Havens Path 33 Pins

No Place Like Home

We’ve had thirty-three addresses in the last six months. Each pin on the Haven’s Path map is a place we’ve slept in Libbie overnight, and all together the numbered orange pinheads trace our mark upon the world.

Home Is More Than an Address

From one-nighters in a parking lot to multi-week stays, a few of these places have been our addresses long enough that we’ve had mail and packages sent to us there. So they’re all places we’ve belonged as much as any other over the last half year. 

And the feeling of belonging became especially poignant yesterday when we returned from a long series of errands, groceries in hand, and deposited them on Libbie’s countertops.

Rachel and I looked at each other with similar relieved expressions: “We’re glad to be home.”

Home: our space, a place to exhale, our reminder that even though we’re actively on the hunt for Haven, we’re not in any hurry to get there. Our rolling tiny house has become our home, wherever we are.

And More Than a Dwelling

Before launching on the journey, home was an address. Everything about Haven’s Path is an experiment in moving beyond that. We acknowledged early on the true (if trite) recognition that home is where the other one of us is. That much grounding has given us enough solid footing to be willing to find out what living unsettled can bring.

What is has brought is the new realization that home is not merely about Libbie, about our things, compacted into 120 square feet that claim our place in the world.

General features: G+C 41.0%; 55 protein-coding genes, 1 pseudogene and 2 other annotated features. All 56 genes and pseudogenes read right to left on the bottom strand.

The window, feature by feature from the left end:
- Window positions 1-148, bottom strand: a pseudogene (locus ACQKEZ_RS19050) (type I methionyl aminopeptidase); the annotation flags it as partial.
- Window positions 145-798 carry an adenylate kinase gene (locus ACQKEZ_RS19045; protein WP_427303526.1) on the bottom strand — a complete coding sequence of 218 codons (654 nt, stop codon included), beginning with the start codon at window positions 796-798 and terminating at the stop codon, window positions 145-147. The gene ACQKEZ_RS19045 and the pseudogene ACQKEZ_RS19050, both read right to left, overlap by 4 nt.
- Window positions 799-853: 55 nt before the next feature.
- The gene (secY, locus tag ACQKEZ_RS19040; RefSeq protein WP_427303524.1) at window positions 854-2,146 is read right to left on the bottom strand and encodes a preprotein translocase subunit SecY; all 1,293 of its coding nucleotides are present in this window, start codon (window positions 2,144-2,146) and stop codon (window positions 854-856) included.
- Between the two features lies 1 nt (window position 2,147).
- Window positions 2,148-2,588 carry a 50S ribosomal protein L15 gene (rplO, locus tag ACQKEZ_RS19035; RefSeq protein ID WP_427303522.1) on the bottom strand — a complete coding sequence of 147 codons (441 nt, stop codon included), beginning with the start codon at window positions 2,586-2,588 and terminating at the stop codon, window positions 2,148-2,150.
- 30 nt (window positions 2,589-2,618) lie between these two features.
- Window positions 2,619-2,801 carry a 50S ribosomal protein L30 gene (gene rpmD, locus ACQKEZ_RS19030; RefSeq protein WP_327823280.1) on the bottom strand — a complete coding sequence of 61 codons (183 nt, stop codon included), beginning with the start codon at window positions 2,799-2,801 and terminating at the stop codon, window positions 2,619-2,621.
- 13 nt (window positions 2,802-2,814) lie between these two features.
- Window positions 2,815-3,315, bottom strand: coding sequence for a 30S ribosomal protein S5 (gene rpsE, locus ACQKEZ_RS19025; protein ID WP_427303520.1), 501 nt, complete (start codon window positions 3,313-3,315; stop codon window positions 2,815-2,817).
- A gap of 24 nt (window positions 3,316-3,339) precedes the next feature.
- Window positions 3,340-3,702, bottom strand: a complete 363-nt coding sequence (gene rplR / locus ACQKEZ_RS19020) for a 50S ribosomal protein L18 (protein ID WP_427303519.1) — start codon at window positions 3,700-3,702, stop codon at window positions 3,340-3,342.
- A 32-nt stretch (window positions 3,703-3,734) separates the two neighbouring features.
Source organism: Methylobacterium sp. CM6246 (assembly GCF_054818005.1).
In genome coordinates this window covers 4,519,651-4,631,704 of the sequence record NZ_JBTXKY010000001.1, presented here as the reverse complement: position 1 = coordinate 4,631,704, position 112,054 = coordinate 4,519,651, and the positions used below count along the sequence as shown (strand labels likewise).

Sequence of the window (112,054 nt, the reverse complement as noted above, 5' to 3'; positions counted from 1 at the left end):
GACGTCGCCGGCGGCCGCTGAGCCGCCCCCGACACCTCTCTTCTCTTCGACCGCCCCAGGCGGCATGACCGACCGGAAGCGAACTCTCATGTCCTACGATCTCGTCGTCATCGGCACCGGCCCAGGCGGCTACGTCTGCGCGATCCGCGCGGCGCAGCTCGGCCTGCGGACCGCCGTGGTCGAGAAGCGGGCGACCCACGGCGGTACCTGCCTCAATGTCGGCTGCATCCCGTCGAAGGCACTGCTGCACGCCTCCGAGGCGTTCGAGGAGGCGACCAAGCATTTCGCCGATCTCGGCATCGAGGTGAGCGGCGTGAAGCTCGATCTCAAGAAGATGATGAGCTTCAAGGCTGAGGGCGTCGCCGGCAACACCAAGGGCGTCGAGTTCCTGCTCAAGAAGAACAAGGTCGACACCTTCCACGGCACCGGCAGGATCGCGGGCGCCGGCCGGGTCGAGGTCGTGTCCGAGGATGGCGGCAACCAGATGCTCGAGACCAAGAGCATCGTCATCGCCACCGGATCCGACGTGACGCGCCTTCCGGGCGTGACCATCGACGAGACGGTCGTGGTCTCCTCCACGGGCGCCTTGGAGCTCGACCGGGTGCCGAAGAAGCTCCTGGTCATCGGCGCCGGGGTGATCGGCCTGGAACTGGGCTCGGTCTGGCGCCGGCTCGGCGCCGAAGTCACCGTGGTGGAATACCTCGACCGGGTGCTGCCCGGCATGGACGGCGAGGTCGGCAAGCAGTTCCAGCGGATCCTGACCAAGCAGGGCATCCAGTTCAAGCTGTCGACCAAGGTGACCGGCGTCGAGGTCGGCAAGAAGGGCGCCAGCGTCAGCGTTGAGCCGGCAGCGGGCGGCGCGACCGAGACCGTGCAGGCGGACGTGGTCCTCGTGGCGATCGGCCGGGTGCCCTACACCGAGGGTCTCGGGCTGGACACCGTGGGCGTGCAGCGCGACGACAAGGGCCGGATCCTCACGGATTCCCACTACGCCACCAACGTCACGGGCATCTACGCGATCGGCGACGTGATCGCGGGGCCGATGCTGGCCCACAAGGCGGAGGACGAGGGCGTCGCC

It’s us.

Home Is How We Belong in the World

Because even outside of Libbie we’re becoming at home in the world. In our own skins. In the society we’ve sleepwalked through or floated above or lived apart from since we were old enough to feel different (which is very young indeed).

When one ventures outside a rut, much is new. For us every day is like this. And amid newness we all feel out of place, like we don’t belong, like we’re impostors, seeing everyone else around us be at ease, comfortable, knowing who they are and what they’re up to, like everyone else has it all figured out.

But they’re don’t. They’re faking it. We all are. Almost all the time and especially when something is new.

Here’s what’s becoming different for us: by dint of practice or necessity or an accidental enlightened shedding of unnecessary burdens we’re becoming at ease among the new, and discovering after too many decades that this is the way it was supposed be to all along.

This shows up as a sense of belonging amid uncertainty.

Most towns have a crunchy granola market where Rachel can find her gluten-free, organic, free-range, cruelty-free, farm-to-market, hypoallergenic, hyperlocal goods. Each hot wing joint we pass reassures me that all’s right with the world. Even unfamiliar town parks welcome vagabonds as much as locals. And every tree we hike past or camp under is ours as much as anyone’s.

Amid all this we find self-possession, a sense of home no matter the situation. Which is to say: not looking over one’s shoulder about whether we’re going to be found out as outsiders.

Because there’s no place we don’t belong.

Most of us set out to make our mark upon the world. What if the more interesting journey is to let it make its mark upon us? 

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